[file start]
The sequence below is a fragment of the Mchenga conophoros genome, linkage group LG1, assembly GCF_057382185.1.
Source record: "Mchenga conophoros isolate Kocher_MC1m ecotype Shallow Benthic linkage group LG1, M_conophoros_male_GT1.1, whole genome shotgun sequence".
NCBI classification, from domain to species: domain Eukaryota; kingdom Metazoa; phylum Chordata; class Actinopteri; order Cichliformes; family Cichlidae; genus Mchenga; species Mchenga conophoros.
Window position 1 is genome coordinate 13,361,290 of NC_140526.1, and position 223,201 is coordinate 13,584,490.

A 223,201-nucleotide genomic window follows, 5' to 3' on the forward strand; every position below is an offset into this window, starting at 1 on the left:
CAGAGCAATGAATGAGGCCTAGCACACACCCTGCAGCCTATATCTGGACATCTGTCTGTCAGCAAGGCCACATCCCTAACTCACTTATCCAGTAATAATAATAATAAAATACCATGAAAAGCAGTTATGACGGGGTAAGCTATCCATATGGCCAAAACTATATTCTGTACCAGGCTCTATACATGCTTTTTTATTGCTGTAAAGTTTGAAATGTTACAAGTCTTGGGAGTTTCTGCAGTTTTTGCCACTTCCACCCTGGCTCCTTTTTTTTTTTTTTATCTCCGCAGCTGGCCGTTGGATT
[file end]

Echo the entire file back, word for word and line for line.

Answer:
The sequence below is a fragment of the Mchenga conophoros genome, linkage group LG1, assembly GCF_057382185.1.
Source record: "Mchenga conophoros isolate Kocher_MC1m ecotype Shallow Benthic linkage group LG1, M_conophoros_male_GT1.1, whole genome shotgun sequence".
NCBI classification, from domain to species: domain Eukaryota; kingdom Metazoa; phylum Chordata; class Actinopteri; order Cichliformes; family Cichlidae; genus Mchenga; species Mchenga conophoros.
Window position 1 is genome coordinate 13,361,290 of NC_140526.1, and position 223,201 is coordinate 13,584,490.

A 223,201-nucleotide genomic window follows, 5' to 3' on the forward strand; every position below is an offset into this window, starting at 1 on the left:
CAGAGCAATGAATGAGGCCTAGCACACACCCTGCAGCCTATATCTGGACATCTGTCTGTCAGCAAGGCCACATCCCTAACTCACTTATCCAGTAATAATAATAATAAAATACCATGAAAAGCAGTTATGACGGGGTAAGCTATCCATATGGCCAAAACTATATTCTGTACCAGGCTCTATACATGCTTTTTTATTGCTGTAAAGTTTGAAATGTTACAAGTCTTGGGAGTTTCTGCAGTTTTTGCCACTTCCACCCTGGCTCCTTTTTTTTTTTTTTATCTCCGCAGCTGGCCGTTGGATT